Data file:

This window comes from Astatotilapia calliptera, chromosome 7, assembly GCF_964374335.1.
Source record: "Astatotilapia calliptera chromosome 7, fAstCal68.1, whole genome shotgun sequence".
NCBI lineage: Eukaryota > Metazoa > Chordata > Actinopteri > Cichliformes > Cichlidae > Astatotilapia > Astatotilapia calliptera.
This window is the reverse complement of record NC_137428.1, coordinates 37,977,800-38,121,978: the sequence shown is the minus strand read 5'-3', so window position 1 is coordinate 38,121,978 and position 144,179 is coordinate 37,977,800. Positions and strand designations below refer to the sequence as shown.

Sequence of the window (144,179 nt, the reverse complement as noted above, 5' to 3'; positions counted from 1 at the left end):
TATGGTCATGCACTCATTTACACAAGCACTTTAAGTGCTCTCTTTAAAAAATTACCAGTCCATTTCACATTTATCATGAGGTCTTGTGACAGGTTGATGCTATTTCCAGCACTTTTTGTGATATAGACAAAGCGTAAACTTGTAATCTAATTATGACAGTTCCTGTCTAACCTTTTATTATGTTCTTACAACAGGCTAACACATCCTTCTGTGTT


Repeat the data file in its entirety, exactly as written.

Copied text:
This window comes from Astatotilapia calliptera, chromosome 7, assembly GCF_964374335.1.
Source record: "Astatotilapia calliptera chromosome 7, fAstCal68.1, whole genome shotgun sequence".
NCBI lineage: Eukaryota > Metazoa > Chordata > Actinopteri > Cichliformes > Cichlidae > Astatotilapia > Astatotilapia calliptera.
This window is the reverse complement of record NC_137428.1, coordinates 37,977,800-38,121,978: the sequence shown is the minus strand read 5'-3', so window position 1 is coordinate 38,121,978 and position 144,179 is coordinate 37,977,800. Positions and strand designations below refer to the sequence as shown.

Sequence of the window (144,179 nt, the reverse complement as noted above, 5' to 3'; positions counted from 1 at the left end):
TATGGTCATGCACTCATTTACACAAGCACTTTAAGTGCTCTCTTTAAAAAATTACCAGTCCATTTCACATTTATCATGAGGTCTTGTGACAGGTTGATGCTATTTCCAGCACTTTTTGTGATATAGACAAAGCGTAAACTTGTAATCTAATTATGACAGTTCCTGTCTAACCTTTTATTATGTTCTTACAACAGGCTAACACATCCTTCTGTGTT